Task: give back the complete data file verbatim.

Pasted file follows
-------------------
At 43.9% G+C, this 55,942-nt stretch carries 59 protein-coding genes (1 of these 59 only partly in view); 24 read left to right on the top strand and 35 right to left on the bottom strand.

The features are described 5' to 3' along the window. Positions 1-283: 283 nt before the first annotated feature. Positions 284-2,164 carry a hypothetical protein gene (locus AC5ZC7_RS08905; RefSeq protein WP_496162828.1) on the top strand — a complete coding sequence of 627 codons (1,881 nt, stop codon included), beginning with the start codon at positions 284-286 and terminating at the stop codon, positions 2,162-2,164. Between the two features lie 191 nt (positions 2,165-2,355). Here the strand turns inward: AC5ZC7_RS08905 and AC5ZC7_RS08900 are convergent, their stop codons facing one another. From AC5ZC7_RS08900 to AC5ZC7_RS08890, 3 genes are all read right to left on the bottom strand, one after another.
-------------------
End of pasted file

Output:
At 43.9% G+C, this 55,942-nt stretch carries 59 protein-coding genes (1 of these 59 only partly in view); 24 read left to right on the top strand and 35 right to left on the bottom strand.

The features are described 5' to 3' along the window. Positions 1-283: 283 nt before the first annotated feature. Positions 284-2,164 carry a hypothetical protein gene (locus AC5ZC7_RS08905; RefSeq protein WP_496162828.1) on the top strand — a complete coding sequence of 627 codons (1,881 nt, stop codon included), beginning with the start codon at positions 284-286 and terminating at the stop codon, positions 2,162-2,164. Between the two features lie 191 nt (positions 2,165-2,355). Here the strand turns inward: AC5ZC7_RS08905 and AC5ZC7_RS08900 are convergent, their stop codons facing one another. From AC5ZC7_RS08900 to AC5ZC7_RS08890, 3 genes are all read right to left on the bottom strand, one after another.